1,000-fold sample focusing on paper-based microfluidic devices
Tally Rosenfeld and Moran Bercovici
We have developed the fabrication process of a novel paper-based analytical device (μPAD) for isotachophoretic sample focusing. Using this device we demonstrated the processing of 30 μL of sample achieving 1,000-fold increase of peak concentration in 6 min.
Guided by a simple heat transfer model, we further developed wax-printing fabrication to enable the creation of shallow channels which are critical in providing sufficient dissipation of joule heat, and thus enable the use of high electric fields and short analysis time. This results in a device that is self-contained on a simple piece of paper and does not require any specialized enclosures or cooling devices to combat evaporation of high temperatures.
We have provided an analytical model for isotachophoretic sample accumulation in porous media, introduce a simple figure of merit for evaluating and comparing the efficiency of such devices, and present experimental validation in both paper and glass channels.
Paper-based microfluidic devices
Microfluidic paper-based analytical devices (μPADs) are a new class of point-of-care diagnostic devices that are inexpensive, durable and simple to use. Such devices have now been applied for detection of glucose, heavy metals, total proteins, and ELISA. The most common use of μPADs to date is in lateral flow strips, which can be found in applications ranging from malaria detection in developing countries, to home pregnancy tests. However, these examples represent few cases in which the clinically relevant concentration of the target protein (here hCG and HRP II) are compatible with the sensitivity of flow strips. Despite well identified biomarkers, many diagnostic needs cannot be met by the current sensitivity of such tests. Low-cost and rapid assays capable of accurately and sensitively detecting disease at the point-of-care would have a significant impact on global health, enabling access to advanced molecular diagnostics even in under-resourced and rural areas. Our goal is to enhance the sensitivity of such paper-based devices by incorporating (on paper) electrokinetic techniques such as Isotachophoresis (ITP).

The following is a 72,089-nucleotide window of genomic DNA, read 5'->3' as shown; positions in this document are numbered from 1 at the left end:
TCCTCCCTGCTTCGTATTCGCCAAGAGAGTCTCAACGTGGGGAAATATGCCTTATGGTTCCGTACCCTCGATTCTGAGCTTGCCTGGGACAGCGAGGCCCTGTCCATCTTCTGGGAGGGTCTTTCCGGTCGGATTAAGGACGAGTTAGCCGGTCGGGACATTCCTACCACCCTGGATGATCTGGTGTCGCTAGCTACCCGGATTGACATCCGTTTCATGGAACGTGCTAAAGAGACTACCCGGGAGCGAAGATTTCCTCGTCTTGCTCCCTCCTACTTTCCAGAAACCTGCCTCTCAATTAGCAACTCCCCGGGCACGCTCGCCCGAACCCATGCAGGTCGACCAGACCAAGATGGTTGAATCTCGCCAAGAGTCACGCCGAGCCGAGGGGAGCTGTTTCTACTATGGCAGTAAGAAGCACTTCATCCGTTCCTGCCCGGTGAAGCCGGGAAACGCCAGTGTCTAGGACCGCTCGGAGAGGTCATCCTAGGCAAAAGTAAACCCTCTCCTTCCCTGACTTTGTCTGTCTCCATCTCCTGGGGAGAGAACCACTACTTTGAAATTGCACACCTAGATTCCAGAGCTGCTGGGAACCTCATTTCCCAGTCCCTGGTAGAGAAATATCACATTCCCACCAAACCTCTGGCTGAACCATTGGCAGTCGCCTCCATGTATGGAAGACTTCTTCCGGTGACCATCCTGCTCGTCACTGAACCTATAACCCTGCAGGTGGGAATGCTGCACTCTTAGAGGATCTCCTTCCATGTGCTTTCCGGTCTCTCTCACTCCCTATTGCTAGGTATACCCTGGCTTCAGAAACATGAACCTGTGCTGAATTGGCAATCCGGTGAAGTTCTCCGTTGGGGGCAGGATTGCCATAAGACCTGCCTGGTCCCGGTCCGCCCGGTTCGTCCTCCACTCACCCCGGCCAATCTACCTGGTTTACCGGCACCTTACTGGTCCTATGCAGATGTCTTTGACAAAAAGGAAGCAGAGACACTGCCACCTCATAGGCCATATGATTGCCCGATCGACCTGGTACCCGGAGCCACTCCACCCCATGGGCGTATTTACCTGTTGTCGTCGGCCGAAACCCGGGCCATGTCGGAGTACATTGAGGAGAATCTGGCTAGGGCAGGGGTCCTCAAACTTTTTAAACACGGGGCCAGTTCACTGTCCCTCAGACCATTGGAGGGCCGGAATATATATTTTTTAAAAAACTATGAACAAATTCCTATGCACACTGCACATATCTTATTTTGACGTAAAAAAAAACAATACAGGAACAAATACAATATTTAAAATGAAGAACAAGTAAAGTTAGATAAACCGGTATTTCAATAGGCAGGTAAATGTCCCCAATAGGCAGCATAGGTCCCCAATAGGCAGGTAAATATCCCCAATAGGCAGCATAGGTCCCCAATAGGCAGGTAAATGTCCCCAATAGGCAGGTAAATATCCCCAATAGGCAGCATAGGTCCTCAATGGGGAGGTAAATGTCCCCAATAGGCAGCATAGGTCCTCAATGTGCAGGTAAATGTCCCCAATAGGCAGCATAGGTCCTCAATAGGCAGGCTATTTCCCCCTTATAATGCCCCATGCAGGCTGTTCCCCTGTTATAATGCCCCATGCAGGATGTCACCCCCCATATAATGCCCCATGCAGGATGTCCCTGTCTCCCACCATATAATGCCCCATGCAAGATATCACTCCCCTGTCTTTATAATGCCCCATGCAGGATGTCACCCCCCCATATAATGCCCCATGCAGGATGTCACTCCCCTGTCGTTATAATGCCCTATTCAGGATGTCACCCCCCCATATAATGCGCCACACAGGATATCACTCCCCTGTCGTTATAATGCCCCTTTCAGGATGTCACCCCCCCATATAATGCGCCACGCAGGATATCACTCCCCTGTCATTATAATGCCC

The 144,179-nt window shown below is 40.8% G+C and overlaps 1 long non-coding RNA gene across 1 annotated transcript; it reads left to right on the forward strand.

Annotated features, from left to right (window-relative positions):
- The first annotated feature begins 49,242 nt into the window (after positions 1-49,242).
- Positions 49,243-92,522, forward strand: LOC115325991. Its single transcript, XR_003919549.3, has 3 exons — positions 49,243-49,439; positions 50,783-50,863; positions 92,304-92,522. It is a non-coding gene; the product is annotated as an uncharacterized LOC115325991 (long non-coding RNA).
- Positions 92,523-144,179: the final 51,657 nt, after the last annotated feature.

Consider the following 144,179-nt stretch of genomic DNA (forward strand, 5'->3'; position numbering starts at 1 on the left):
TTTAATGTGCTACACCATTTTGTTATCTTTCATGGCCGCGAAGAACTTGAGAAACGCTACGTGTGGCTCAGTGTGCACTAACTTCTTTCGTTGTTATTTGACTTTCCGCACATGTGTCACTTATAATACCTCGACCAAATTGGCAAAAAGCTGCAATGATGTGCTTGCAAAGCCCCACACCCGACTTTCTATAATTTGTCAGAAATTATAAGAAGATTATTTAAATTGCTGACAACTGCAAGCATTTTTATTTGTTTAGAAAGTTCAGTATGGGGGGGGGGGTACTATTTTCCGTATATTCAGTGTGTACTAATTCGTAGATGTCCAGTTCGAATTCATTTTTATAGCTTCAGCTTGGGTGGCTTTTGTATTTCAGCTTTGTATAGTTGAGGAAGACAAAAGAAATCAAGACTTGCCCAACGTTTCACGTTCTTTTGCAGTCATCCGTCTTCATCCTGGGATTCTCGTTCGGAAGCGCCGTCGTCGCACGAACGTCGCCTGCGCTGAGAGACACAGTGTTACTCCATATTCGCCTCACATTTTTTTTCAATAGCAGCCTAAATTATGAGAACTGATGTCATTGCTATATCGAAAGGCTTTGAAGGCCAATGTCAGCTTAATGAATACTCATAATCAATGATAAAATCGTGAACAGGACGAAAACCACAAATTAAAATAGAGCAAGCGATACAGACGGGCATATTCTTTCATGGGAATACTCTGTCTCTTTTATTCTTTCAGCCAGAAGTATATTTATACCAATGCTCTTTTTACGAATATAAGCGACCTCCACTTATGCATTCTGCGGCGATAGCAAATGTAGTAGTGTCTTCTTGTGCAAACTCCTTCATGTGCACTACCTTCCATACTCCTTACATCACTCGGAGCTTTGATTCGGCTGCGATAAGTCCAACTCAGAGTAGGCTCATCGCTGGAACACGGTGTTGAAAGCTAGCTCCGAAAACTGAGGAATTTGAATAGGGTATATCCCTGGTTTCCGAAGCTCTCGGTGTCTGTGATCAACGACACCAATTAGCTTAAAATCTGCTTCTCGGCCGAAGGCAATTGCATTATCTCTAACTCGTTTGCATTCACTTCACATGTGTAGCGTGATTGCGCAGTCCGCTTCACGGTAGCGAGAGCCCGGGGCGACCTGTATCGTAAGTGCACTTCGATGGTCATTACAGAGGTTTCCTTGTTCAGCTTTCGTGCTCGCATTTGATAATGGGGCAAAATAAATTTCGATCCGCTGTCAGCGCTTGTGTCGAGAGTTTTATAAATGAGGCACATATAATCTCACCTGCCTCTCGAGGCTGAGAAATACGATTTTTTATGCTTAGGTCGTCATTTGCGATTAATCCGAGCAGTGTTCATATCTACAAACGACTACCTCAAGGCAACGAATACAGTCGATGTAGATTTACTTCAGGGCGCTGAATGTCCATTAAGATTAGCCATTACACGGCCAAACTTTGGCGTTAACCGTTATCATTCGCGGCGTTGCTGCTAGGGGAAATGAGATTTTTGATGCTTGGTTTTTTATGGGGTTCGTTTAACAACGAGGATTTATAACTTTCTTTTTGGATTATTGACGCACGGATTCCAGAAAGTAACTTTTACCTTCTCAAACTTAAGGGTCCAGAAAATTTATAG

Fabrication of shallow channel μPADs
Our fabrication technique is based on wax printing, in which wax is directly printed onto cellulose. However, for compatibility with electrokinetic assays, we further developed the technique to allow the fabrication of channels significantly shallower than the original thickness of the paper (~50 µm). Such shallow channels are critical in providing sufficient dissipation of joule heat and thus enable the use of high electric fields and short analysis time.